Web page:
One of the things that makes The Blair Witch Project so great is the fact that it’s sort of two horror stories in one that eventually come together. On the one hand, it’s a realistic scary story of three people getting lost in the woods. On the other hand, it’s a supernatural scary story about three people getting hunted by some kind of spirit. By the end, I think it’s implied that the reason they’re staying lost is because of the spirit, which is just a great way for everything to come together.
What also makes The Blair Witch Project so great is that the filmmakers resist actually showing anything: we never see what’s hunting/attacking them at all. We never even see anyone die. It seems like so many horror movies, especially in that found film genre, the filmmakers just can’t help but showing the monster or killer or whatever, even if it’s in the last few moments (I’m looking at you, Paranormal Activity).
I know The Blair Witch Project is sort of groundbreaking in a lot of ways, particularly the way it was marketed, but it’s real strength is its ability to maintain and build tension and stress. We’re told in the beginning that three filmmakers went missing and we’re about to watch their footage that was found a year later, so even if you somehow missed knowing what The Blair Witch Project was about as a viewer, they tell us. So everything leading up to them going into the woods is stressful, because we know what’s going to happen. And once they’re lost, it gets more stressful because we know the end is coming.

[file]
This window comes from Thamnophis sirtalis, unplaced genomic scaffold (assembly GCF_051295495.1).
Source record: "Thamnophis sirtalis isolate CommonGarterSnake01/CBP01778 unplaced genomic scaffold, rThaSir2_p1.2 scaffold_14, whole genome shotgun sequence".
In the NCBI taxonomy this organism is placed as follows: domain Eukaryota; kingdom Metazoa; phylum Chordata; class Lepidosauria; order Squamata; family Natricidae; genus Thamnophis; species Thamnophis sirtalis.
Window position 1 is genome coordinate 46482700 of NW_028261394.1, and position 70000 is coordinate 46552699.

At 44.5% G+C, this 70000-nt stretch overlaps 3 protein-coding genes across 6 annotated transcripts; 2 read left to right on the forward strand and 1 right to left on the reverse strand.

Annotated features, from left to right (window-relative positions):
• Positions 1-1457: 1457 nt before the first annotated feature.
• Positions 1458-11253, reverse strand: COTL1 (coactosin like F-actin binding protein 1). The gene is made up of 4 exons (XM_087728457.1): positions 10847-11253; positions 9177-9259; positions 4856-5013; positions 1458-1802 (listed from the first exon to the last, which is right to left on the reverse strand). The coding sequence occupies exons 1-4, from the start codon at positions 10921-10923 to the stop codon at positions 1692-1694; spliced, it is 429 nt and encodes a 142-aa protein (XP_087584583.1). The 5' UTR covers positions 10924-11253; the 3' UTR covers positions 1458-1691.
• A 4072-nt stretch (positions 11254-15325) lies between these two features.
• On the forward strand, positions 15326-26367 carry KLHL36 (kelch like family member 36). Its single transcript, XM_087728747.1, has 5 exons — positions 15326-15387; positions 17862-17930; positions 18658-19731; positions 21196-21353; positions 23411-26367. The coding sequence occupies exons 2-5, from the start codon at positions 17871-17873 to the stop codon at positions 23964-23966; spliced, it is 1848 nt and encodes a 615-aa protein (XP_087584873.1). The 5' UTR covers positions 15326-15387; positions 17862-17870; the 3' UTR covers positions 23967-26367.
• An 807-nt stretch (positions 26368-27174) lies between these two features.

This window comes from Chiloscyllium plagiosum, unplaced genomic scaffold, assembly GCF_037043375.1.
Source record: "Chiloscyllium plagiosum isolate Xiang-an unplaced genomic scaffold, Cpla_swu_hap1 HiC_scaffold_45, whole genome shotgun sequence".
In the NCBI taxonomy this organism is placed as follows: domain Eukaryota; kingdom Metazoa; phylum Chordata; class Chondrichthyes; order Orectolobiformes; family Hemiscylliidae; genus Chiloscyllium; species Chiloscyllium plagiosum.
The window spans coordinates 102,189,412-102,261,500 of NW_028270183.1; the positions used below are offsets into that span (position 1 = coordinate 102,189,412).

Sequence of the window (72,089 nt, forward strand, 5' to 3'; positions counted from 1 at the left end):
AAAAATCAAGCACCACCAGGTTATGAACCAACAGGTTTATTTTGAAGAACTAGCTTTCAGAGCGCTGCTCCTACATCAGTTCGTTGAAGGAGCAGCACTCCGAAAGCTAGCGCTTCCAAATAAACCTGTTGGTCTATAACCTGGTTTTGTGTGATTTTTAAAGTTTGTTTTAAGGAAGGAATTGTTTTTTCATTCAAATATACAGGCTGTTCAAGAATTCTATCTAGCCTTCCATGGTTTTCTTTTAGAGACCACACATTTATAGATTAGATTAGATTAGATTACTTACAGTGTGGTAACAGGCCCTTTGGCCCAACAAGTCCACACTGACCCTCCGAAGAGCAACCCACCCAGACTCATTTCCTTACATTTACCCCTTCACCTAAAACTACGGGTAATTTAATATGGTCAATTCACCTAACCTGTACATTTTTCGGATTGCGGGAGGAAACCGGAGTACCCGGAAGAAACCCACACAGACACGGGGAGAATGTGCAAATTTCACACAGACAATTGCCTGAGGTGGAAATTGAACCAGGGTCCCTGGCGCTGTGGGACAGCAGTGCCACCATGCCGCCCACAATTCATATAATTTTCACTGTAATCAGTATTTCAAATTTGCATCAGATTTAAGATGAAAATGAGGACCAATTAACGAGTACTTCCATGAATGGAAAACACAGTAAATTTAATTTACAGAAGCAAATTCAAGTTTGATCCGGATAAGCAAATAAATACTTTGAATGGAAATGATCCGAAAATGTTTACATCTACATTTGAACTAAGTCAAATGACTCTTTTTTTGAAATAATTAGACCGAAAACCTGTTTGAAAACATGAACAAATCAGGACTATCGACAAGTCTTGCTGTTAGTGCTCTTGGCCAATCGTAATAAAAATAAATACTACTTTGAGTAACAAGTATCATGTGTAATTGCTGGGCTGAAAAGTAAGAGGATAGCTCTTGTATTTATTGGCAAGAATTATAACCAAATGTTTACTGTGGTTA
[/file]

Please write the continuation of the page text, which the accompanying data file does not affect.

The last 10 minutes or so are pretty famous, and for good reason. I know the scene of Heather (Heather Donahue) speaking directly into the camera has been parodied a lot, and out of context I guess it is sort of goofy, but in the movie it is so scary and stressful. Heather is apologizing to everyone’s mom for getting them in this situation because she knows they’re going to die. It’s really sad and the fact that it seems so realistic makes it even scarier. And of course, the very last scene of Heather and Mike (Michael C. Williams) searching for Josh (Joshua Leonard) after hearing his screams from an abandoned house has got to be one of the scariest endings of any movie, and one of the best in general. Fucking. scary.
I purposefully went out of my way to never see this movie. I thought it would scare the shit out of me and I was absolutely correct. It’s also one of those movies that has been parodied so many times it feels like it wouldn’t have the same impact as if I didn’t know anything about it. Luckily this was not the case. I’m glad I did not watch this alone. Even with Elizabeth there it was a pretty high stress movie. I’m sure I am the last person to see this so I can’t really recommend anyone to see it but I will say, whenever we can nominate films to be placed on the National Film Registry, this will be one of them!